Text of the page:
Tag Archives: technology

The Basics of Editing On-Screen

Most of the writers I know do their writing on-screen. Naturally, that means they also do their editing on-screen.

Editing on-screen is, admittedly, not as much fun as editing on paper, when we got to use colored pencils and make arcane hieroglyphic marks that the uninitiated couldn’t translate.

But these days, it’s necessary. Whether you’re editing your own writing (see http://wp.me/p4e9wS-rS) or someone else’s, it needs work. It’s a mistake to take the first outpourings of your brain and slap them up on WordPress or LiveJournal. Even if you’re a fantastic writer with brilliant thoughts, there are many glitches possible between your mind and what you offer to the public.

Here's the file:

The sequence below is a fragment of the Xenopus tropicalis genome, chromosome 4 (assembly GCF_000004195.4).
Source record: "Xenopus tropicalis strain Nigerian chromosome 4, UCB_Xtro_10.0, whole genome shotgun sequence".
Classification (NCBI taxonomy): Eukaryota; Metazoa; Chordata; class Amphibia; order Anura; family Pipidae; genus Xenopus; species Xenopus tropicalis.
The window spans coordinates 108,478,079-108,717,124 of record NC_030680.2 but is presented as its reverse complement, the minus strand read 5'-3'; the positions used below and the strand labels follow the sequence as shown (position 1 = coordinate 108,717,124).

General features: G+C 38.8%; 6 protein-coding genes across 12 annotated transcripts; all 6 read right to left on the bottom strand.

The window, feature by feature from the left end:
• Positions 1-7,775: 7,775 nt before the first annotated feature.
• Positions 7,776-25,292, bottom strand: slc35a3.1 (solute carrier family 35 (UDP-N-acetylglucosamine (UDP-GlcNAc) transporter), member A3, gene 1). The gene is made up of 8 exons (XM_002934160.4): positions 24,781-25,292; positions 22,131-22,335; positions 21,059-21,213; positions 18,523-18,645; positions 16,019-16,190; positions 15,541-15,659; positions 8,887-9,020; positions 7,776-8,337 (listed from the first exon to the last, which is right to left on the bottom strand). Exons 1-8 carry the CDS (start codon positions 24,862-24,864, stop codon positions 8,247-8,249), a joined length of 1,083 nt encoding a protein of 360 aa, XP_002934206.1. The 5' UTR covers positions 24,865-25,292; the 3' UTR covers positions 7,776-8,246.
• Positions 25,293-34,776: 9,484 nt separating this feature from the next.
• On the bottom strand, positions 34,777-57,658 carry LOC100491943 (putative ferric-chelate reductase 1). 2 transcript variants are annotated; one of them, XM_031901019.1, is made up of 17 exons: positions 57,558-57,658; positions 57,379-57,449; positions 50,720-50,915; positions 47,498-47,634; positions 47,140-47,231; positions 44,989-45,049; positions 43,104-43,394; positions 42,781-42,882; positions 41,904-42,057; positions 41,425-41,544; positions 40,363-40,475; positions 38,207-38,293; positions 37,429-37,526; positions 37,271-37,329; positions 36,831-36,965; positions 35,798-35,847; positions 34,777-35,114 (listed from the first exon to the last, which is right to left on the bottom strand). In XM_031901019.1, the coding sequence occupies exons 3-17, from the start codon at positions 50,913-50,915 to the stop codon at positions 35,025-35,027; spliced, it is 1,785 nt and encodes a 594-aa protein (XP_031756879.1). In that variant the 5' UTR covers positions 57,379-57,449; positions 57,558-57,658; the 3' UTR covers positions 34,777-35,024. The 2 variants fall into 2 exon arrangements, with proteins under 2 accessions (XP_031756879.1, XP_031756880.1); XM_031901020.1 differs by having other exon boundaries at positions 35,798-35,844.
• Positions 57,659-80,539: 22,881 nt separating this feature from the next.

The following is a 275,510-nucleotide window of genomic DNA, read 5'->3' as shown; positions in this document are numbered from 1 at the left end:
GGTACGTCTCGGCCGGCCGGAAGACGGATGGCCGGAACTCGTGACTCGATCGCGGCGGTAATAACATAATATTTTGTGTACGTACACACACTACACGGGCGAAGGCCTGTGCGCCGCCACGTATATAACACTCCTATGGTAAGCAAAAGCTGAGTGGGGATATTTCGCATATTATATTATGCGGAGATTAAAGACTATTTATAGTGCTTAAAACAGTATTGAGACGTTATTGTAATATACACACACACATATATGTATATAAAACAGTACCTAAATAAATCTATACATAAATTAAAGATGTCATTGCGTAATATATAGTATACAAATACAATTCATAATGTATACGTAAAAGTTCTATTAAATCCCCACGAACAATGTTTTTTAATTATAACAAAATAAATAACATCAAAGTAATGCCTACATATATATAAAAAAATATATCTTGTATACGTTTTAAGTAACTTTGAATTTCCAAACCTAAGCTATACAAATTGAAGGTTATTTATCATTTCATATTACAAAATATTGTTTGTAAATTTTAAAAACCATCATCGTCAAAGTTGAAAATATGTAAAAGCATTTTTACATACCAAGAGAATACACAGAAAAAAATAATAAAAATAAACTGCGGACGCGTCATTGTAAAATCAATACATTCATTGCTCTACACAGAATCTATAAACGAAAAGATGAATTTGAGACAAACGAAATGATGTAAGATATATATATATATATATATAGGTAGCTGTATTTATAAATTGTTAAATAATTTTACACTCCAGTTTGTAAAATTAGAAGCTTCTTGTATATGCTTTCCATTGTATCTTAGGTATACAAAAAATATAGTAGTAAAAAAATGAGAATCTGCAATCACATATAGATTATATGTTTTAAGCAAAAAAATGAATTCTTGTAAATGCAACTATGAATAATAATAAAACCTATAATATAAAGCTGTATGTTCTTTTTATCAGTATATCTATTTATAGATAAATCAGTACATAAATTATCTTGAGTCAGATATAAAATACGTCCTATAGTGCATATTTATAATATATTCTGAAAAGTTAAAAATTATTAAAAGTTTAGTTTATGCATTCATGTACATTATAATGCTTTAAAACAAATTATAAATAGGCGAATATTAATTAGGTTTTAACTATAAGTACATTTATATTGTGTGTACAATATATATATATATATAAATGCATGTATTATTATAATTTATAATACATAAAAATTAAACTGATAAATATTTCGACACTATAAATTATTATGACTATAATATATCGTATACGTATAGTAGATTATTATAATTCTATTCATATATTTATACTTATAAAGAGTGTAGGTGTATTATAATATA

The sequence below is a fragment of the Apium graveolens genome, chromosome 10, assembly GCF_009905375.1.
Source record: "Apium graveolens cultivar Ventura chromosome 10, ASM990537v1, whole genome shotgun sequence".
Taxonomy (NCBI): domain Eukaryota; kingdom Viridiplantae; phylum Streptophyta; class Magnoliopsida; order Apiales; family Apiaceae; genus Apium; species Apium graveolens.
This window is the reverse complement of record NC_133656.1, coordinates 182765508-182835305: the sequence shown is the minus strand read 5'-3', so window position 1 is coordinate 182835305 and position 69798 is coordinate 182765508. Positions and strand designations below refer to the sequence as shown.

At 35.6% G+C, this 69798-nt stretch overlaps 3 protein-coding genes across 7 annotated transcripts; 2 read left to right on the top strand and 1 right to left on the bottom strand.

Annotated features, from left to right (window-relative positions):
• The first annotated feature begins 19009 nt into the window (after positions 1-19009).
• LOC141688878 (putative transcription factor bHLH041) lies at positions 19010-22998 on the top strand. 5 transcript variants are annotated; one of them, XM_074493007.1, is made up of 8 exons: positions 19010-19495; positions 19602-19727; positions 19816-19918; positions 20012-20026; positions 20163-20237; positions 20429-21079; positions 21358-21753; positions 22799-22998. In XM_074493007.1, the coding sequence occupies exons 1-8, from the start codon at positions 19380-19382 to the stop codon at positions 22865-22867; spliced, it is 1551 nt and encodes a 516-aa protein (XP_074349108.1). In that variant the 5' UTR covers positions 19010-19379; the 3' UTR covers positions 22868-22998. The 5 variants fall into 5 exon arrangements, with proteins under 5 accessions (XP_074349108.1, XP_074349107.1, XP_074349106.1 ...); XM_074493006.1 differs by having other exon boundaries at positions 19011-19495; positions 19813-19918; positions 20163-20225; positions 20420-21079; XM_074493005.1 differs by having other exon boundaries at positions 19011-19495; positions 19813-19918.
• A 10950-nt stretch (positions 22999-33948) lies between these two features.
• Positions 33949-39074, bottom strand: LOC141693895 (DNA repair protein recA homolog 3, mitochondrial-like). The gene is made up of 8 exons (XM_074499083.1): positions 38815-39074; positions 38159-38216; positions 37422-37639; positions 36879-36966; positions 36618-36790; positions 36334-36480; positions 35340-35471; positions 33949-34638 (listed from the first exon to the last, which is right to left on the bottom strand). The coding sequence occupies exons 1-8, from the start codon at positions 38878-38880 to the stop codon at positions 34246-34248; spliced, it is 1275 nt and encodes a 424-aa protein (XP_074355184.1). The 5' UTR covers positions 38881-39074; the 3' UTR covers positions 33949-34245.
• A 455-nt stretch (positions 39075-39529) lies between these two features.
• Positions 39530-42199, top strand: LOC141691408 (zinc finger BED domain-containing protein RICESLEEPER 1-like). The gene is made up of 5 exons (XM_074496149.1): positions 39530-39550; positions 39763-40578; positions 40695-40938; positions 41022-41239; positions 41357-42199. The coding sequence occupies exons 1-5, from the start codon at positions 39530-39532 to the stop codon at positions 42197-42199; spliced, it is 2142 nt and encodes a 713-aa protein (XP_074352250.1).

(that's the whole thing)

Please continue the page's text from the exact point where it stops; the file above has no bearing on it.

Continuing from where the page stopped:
I write mostly in WordPress and Microsoft Word and edit mostly in Word or PowerPoint. But whatever the platform, there are certain similarities. Here are some techniques that will make your on-screen editing easier and more accurate.

Editing Ergonomics. This may sound obvious, but with wide-screen monitors taking over America’s desktops, perhaps it needs to be said: Center the page you’re editing directly in your line of sight. And remember to blink so your eyes don’t dry out. You already do that, don’t you? Find a type size that’s comfortable for you (175–200% enlargement is about right for my feeble eyes).

Periods and Spaces. Forget all the arguments. The standard for anything that is to be read on-screen is one space after a period. Period. Many writers don’t know this, and even those who do may lapse into their old typewriter ways and automatically, robotically, put in two spaces.